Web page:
Remembering Mother Teresa and Michele Duvalier, circa 1981

by Rashmee

Posted on September 20, 2013



MotherTeresa-MicheleDuvalierIt was an article in the Pacific Magazine that reminded me of something I barely remembered. That Mother Teresa praised ‘Baby Doc’ Duvalier’s regime or at least his wife’s charity and grace to the poor.

There is a famous photograph of the little Albanian nun holding hands with the slim, soignée Michele Duvalier. She praised the “beautiful lesson” she learnt from her visit to Haiti in 1981 – namely, that “poor people could be so familiar with their head of state.” She added, with probably execrable judgement for someone who spent a lot of time with the dispossessed and the damned (and was therefore, familiar, with the culture of the forced faun, the deliberate deception), that she could tell that Haiti’s first lady really cared. She said Michele Duvalier was “someone who feels, who knows, who wishes to demonstrate her love not only with words but also with concrete and tangible actions”.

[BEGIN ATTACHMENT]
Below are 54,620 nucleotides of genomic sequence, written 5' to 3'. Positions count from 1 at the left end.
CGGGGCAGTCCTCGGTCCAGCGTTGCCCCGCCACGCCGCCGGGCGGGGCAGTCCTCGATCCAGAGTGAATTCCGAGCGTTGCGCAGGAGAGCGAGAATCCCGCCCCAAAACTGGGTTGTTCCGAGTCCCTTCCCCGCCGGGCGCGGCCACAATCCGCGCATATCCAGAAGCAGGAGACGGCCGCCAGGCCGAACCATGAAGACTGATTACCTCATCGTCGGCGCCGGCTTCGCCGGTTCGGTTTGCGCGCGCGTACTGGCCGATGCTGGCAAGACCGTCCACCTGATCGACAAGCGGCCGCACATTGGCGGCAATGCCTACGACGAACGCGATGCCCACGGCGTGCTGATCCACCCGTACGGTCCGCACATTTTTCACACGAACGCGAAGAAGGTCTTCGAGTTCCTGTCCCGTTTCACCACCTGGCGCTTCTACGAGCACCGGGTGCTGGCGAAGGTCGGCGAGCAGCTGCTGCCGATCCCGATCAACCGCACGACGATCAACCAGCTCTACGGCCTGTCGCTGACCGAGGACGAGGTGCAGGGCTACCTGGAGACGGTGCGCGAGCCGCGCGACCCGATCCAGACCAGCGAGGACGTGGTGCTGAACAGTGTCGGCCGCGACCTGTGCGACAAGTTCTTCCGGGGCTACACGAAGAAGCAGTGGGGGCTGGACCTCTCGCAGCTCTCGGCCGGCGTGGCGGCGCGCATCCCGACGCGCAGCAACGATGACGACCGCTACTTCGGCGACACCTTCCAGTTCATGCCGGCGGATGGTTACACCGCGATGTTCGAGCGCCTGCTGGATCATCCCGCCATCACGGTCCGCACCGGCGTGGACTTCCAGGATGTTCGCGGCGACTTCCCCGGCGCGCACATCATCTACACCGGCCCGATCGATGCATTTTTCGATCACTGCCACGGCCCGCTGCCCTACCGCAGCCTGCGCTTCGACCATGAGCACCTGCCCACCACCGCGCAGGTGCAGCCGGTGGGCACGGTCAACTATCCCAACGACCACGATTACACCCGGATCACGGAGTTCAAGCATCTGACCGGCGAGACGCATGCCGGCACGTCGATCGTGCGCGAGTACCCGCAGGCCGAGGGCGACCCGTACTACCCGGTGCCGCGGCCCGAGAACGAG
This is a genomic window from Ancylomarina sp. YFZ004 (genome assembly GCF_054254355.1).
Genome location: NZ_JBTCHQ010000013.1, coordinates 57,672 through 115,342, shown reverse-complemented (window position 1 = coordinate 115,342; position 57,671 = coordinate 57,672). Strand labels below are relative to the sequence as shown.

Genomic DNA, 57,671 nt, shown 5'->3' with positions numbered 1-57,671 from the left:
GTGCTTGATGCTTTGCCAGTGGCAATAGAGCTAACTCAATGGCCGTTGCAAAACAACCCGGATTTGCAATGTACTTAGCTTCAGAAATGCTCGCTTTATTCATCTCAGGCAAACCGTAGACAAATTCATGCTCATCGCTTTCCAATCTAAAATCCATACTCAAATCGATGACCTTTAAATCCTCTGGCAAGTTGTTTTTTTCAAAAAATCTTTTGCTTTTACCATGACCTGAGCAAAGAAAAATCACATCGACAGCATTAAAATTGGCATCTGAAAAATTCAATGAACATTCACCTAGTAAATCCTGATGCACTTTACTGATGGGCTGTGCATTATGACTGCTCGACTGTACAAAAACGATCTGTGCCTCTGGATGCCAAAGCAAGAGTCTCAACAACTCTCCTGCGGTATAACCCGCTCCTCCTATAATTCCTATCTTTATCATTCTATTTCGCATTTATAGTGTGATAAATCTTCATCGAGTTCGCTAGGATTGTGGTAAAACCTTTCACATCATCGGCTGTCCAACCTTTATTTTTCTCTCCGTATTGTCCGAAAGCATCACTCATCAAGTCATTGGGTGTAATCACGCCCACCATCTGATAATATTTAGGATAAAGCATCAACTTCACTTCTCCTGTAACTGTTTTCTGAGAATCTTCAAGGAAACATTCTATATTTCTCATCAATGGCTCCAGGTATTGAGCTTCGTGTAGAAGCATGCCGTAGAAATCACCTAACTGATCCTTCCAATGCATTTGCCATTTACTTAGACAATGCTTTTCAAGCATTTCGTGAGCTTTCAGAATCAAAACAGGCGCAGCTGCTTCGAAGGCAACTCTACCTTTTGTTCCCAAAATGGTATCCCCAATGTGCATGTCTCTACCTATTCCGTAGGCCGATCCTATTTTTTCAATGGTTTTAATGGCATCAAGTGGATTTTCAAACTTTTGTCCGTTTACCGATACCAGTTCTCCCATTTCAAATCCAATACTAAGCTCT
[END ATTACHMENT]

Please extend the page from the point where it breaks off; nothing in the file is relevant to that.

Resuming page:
She spoke just five years before the Duvaliers were run out of town. Not sure if my friend, Mother Teresa expert Dr Gezim Alpion would agree, but however much one might shake one’s head at her naivete, no one could have really expected poor Mother Teresa  to know the ins and outs of the situation in Haiti.

Even so, the brief Michele Duvalier-Mother Teresa lovefest illustrates admirably the central point of the Pacific Magazine article. That “The fancy clothes and charitable works aren’t incidental: The dictator’s spouse is an important part of maintaining power.”

Everybody does it, or did it while they could. Asma Assad. Soong May-ling, wife of China’s Generalissimo Chiang Kai-shek; South Vietnam’s de facto first lady Madame Nuh; and so on.

As has often been said, the glamorous spouse helps cement legitimacy by reinforcing a despot’s personality cult. It is a means to an end. But in the end, it is always the means that spell the end.

Jack Kerouac
“Our battered suitcases were piled on the sidewalk again; we had longer ways to go. But no matter, the road is life”
– Jack Kerouac

Rashmee has lived and worked in several countries in the past decade, including Afghanistan, India, Haiti, Tunisia, the UAE, US and UK

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